Portrait of the Artist

Fools Die

by Mario Puzo
Putnam’s, 572 pp., $12.50

Most schinck fiction in the last decade or so has been voycuristic—glimpses in to Hollywood, rock musicians, the jet set, corrupt politicians, replete with drugs, kinky sex, casual violence, Mario Puzo’s The Godfather, of which more copies than the Bible have been in print during the last five years, lets us peep at the Mafia, as good a subject as any for this kind of thing. Most people who read it agreed that while yes, it was awful, it made a decent deal with its reader because it offered glimpses of Mafia life that were convincing and maybe even authentic. At the outset of Fools Die one seems to be in for much of the same. The scene is Las Vegas, a world any voyeur might want to have a look at.

Calmly and without emotion Jordan hit twenty-four-straight passes. By the eighth pass the railing around the baccarat table was crowded and every gambler at the table was betting Bank, riding with luck. By the tenth pass the croupier in the money slot reached down and pulled out the special five-hundred-dollar chips. They were a beautiful creamy white threaded with gold.

Cully was pressed against the rail, watching. Diane standing with him. Jordan gave them a little wave. For the first time he was excited. Down at the other end of the table a South American gambler shouted, “Maostro,” as Jordan hit his thirteenth pass. And then the table became strangely silent as Jordan pressed on.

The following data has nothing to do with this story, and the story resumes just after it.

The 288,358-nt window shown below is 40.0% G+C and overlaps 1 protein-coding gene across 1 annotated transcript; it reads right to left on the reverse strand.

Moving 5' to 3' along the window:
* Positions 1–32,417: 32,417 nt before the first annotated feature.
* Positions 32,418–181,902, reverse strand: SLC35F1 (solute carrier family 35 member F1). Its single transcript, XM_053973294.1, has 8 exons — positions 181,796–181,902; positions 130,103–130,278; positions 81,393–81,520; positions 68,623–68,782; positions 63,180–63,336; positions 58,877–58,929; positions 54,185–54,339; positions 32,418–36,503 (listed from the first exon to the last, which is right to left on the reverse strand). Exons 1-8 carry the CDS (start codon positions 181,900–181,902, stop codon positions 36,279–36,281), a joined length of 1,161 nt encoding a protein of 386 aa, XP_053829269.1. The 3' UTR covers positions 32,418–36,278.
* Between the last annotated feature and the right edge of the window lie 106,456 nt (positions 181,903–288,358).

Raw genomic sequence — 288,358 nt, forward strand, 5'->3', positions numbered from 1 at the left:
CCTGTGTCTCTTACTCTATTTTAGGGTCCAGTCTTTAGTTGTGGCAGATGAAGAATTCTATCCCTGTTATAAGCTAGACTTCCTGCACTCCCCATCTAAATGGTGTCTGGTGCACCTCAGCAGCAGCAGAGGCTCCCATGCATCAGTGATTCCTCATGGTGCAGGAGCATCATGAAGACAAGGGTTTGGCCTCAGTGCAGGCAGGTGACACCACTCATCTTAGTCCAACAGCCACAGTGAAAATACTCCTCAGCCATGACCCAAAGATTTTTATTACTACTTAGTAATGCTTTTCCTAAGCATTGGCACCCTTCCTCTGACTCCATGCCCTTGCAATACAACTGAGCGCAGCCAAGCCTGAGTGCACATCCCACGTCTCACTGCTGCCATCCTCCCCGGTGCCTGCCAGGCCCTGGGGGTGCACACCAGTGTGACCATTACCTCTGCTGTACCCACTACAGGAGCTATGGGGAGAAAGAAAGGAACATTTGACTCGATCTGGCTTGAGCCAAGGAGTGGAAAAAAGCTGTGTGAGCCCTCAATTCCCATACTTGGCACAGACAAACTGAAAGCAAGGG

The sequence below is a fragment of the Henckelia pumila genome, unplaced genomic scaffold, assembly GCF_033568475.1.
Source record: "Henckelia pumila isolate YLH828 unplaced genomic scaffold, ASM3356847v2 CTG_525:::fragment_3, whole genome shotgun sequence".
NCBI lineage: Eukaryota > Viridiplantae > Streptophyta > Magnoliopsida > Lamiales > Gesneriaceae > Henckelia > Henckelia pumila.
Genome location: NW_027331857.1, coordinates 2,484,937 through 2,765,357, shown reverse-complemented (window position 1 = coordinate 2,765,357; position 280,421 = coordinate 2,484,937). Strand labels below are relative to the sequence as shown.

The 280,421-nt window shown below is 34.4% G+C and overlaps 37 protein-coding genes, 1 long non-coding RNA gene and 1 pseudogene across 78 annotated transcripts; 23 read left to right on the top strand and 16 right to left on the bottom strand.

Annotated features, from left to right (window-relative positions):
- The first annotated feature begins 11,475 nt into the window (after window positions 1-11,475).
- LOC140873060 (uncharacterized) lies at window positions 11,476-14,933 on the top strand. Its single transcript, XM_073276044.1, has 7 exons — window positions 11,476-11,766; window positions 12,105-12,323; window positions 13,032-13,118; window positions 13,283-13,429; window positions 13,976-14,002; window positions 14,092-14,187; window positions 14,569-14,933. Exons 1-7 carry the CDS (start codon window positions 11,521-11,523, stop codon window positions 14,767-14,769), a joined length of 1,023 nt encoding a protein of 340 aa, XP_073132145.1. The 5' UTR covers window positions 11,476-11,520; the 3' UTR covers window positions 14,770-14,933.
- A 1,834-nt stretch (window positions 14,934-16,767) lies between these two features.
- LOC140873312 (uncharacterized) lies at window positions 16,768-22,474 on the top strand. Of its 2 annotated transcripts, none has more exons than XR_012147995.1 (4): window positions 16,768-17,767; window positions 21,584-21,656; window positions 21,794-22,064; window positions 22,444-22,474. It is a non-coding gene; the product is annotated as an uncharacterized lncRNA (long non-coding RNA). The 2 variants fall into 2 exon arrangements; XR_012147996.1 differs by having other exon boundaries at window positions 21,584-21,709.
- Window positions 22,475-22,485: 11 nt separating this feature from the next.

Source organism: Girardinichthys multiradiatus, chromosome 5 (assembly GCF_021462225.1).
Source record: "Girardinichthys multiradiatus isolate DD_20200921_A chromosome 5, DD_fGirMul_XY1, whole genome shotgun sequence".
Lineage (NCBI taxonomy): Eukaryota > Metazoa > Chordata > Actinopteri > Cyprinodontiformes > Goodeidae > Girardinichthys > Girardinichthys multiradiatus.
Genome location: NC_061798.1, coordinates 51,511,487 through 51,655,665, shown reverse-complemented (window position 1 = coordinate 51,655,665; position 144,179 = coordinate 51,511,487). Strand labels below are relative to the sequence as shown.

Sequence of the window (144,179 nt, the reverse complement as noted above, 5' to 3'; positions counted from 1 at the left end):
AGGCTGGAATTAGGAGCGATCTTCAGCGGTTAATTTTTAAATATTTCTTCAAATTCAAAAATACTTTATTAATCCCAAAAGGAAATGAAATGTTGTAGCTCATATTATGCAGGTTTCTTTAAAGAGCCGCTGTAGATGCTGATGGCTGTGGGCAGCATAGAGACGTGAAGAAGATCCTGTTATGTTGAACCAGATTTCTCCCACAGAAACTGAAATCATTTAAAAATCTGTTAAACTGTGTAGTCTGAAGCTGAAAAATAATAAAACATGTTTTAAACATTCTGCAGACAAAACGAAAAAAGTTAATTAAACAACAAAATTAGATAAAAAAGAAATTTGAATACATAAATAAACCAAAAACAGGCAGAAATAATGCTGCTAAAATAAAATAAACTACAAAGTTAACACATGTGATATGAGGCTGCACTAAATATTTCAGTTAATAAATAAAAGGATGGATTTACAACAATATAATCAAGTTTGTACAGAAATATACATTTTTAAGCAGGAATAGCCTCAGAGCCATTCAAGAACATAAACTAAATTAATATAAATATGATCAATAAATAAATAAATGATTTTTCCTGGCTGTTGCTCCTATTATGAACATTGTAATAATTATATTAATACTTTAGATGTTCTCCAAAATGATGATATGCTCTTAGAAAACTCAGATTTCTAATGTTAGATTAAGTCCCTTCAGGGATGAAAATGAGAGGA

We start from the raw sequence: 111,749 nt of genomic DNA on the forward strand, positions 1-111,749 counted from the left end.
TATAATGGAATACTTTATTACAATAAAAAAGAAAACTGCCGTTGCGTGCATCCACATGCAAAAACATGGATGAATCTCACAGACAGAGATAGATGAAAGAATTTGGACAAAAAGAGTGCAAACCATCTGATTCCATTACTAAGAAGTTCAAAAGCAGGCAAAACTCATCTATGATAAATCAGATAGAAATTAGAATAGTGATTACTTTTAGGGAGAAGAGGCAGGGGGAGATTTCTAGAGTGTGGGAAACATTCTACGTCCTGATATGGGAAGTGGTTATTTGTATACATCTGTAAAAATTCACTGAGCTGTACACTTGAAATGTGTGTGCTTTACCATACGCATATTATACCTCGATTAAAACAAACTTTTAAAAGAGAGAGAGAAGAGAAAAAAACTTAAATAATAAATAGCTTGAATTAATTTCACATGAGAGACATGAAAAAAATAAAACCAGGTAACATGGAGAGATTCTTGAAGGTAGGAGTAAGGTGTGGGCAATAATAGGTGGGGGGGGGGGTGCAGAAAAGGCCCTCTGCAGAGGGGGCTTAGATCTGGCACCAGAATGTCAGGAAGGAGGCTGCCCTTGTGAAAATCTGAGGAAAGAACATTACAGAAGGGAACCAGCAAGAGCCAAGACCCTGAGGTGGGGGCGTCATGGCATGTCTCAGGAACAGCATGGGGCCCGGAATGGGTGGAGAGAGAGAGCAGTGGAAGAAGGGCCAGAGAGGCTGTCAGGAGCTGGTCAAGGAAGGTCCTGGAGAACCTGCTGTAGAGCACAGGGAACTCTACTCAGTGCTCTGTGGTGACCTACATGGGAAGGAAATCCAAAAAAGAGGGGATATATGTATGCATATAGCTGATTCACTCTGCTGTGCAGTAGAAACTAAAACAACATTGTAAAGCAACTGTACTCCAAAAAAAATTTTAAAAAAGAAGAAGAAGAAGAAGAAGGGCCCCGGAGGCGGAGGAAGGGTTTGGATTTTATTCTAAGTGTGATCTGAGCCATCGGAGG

It is scenario writing, leaving Puzo or someone else little to do when turning Fools Die into a screenplay.

It is good, too, to have the man who hits the twenty-four straight passes win over $400,000 in one night and then go upstairs and shoot himself—that is what one wants in schlock fiction. Intermittently thereafter Puzo comes back to Vegas and, tells us about how a big gambling hotel is run, how seams are discovered, how you can identify the true from the phony hustlers:

And Gronevelt knew that the true hustler had to have his spark of humanity, his genuine feeling for his fellowman, even his pity of his fellowman. The true genius of a hustler was to love his mark sincerely. The true hustler had to be generous, compassionately helpful and a good friend.

Hemingway and the bulls all over again, in bloated and repetitive prose. And as we should expect, the sex that goes with it is wholly without sensuality.

As they went on, Cully rose from the bed and sat in one of the chaire. The two women were becoming more and more passionate. He watched their bodies flow around and up and down each other until there was a final climaxing of violent thrashing and the two women lay in each other’s arms quiet and still.

The late show for Cully, a true hustler.

But Puzo doesn’t stick with Vegas and hustling: indeed, he doesn’t stick with anything very long. There …

This article is available to Online Edition and Print Premium subscribers only.
Please choose from one of the options below to access this article:
If you already have one of these subscriptions, please be sure you are logged in to your nybooks.com account. If you subscribe to the print edition, you may also need to link your web site account to your print subscription. Click here to link your account services.